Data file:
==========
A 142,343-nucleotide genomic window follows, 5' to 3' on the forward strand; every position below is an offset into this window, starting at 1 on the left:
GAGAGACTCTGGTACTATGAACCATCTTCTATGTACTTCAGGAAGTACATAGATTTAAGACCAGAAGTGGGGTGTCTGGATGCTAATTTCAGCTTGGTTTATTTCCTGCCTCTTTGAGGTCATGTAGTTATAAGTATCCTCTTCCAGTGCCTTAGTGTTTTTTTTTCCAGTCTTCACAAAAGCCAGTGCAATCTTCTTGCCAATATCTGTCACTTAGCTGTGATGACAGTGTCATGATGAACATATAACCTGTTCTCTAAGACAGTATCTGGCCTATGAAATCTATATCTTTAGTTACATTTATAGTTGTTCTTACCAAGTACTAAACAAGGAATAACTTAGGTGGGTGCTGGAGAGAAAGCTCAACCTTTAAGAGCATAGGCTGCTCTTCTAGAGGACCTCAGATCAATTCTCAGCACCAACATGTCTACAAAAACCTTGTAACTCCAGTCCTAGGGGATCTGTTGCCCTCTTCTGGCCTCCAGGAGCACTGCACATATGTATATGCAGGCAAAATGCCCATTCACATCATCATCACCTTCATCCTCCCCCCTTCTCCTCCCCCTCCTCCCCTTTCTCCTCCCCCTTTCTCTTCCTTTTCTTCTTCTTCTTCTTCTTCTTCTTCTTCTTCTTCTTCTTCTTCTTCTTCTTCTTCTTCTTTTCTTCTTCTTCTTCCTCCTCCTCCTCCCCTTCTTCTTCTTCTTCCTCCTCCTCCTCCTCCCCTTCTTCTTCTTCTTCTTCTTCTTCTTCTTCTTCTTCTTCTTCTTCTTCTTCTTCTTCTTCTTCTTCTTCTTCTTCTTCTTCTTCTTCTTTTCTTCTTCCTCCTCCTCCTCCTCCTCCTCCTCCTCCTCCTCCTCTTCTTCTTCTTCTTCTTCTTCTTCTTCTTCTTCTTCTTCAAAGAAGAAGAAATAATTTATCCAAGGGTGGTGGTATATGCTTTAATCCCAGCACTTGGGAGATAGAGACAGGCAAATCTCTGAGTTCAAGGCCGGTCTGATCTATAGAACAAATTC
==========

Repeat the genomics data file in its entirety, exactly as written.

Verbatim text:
A 142,343-nucleotide genomic window follows, 5' to 3' on the forward strand; every position below is an offset into this window, starting at 1 on the left:
GAGAGACTCTGGTACTATGAACCATCTTCTATGTACTTCAGGAAGTACATAGATTTAAGACCAGAAGTGGGGTGTCTGGATGCTAATTTCAGCTTGGTTTATTTCCTGCCTCTTTGAGGTCATGTAGTTATAAGTATCCTCTTCCAGTGCCTTAGTGTTTTTTTTTCCAGTCTTCACAAAAGCCAGTGCAATCTTCTTGCCAATATCTGTCACTTAGCTGTGATGACAGTGTCATGATGAACATATAACCTGTTCTCTAAGACAGTATCTGGCCTATGAAATCTATATCTTTAGTTACATTTATAGTTGTTCTTACCAAGTACTAAACAAGGAATAACTTAGGTGGGTGCTGGAGAGAAAGCTCAACCTTTAAGAGCATAGGCTGCTCTTCTAGAGGACCTCAGATCAATTCTCAGCACCAACATGTCTACAAAAACCTTGTAACTCCAGTCCTAGGGGATCTGTTGCCCTCTTCTGGCCTCCAGGAGCACTGCACATATGTATATGCAGGCAAAATGCCCATTCACATCATCATCACCTTCATCCTCCCCCCTTCTCCTCCCCCTCCTCCCCTTTCTCCTCCCCCTTTCTCTTCCTTTTCTTCTTCTTCTTCTTCTTCTTCTTCTTCTTCTTCTTCTTCTTCTTCTTCTTCTTCTTCTTTTCTTCTTCTTCTTCCTCCTCCTCCTCCCCTTCTTCTTCTTCTTCCTCCTCCTCCTCCTCCCCTTCTTCTTCTTCTTCTTCTTCTTCTTCTTCTTCTTCTTCTTCTTCTTCTTCTTCTTCTTCTTCTTCTTCTTCTTCTTCTTCTTCTTCTTTTCTTCTTCCTCCTCCTCCTCCTCCTCCTCCTCCTCCTCCTCCTCTTCTTCTTCTTCTTCTTCTTCTTCTTCTTCTTCTTCTTCAAAGAAGAAGAAATAATTTATCCAAGGGTGGTGGTATATGCTTTAATCCCAGCACTTGGGAGATAGAGACAGGCAAATCTCTGAGTTCAAGGCCGGTCTGATCTATAGAACAAATTC